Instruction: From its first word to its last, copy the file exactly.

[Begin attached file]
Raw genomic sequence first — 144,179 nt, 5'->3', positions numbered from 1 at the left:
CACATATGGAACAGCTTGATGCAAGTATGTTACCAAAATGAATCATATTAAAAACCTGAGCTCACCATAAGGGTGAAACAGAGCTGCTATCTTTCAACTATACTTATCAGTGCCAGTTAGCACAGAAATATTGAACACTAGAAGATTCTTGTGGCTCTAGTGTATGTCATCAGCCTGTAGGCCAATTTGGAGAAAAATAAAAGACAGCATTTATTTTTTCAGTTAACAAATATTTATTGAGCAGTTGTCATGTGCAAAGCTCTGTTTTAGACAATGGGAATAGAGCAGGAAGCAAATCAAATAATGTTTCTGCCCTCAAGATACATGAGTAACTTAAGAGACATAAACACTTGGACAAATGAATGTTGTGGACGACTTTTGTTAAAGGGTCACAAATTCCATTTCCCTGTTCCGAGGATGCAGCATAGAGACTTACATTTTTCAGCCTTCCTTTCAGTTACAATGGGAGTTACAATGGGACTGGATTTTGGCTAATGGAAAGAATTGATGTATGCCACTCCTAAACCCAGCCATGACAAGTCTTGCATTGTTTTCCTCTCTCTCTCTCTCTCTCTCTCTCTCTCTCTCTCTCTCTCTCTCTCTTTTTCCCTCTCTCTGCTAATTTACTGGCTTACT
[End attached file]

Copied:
Raw genomic sequence first — 144,179 nt, 5'->3', positions numbered from 1 at the left:
CACATATGGAACAGCTTGATGCAAGTATGTTACCAAAATGAATCATATTAAAAACCTGAGCTCACCATAAGGGTGAAACAGAGCTGCTATCTTTCAACTATACTTATCAGTGCCAGTTAGCACAGAAATATTGAACACTAGAAGATTCTTGTGGCTCTAGTGTATGTCATCAGCCTGTAGGCCAATTTGGAGAAAAATAAAAGACAGCATTTATTTTTTCAGTTAACAAATATTTATTGAGCAGTTGTCATGTGCAAAGCTCTGTTTTAGACAATGGGAATAGAGCAGGAAGCAAATCAAATAATGTTTCTGCCCTCAAGATACATGAGTAACTTAAGAGACATAAACACTTGGACAAATGAATGTTGTGGACGACTTTTGTTAAAGGGTCACAAATTCCATTTCCCTGTTCCGAGGATGCAGCATAGAGACTTACATTTTTCAGCCTTCCTTTCAGTTACAATGGGAGTTACAATGGGACTGGATTTTGGCTAATGGAAAGAATTGATGTATGCCACTCCTAAACCCAGCCATGACAAGTCTTGCATTGTTTTCCTCTCTCTCTCTCTCTCTCTCTCTCTCTCTCTCTCTCTCTCTCTCTCTTTTTCCCTCTCTCTGCTAATTTACTGGCTTACT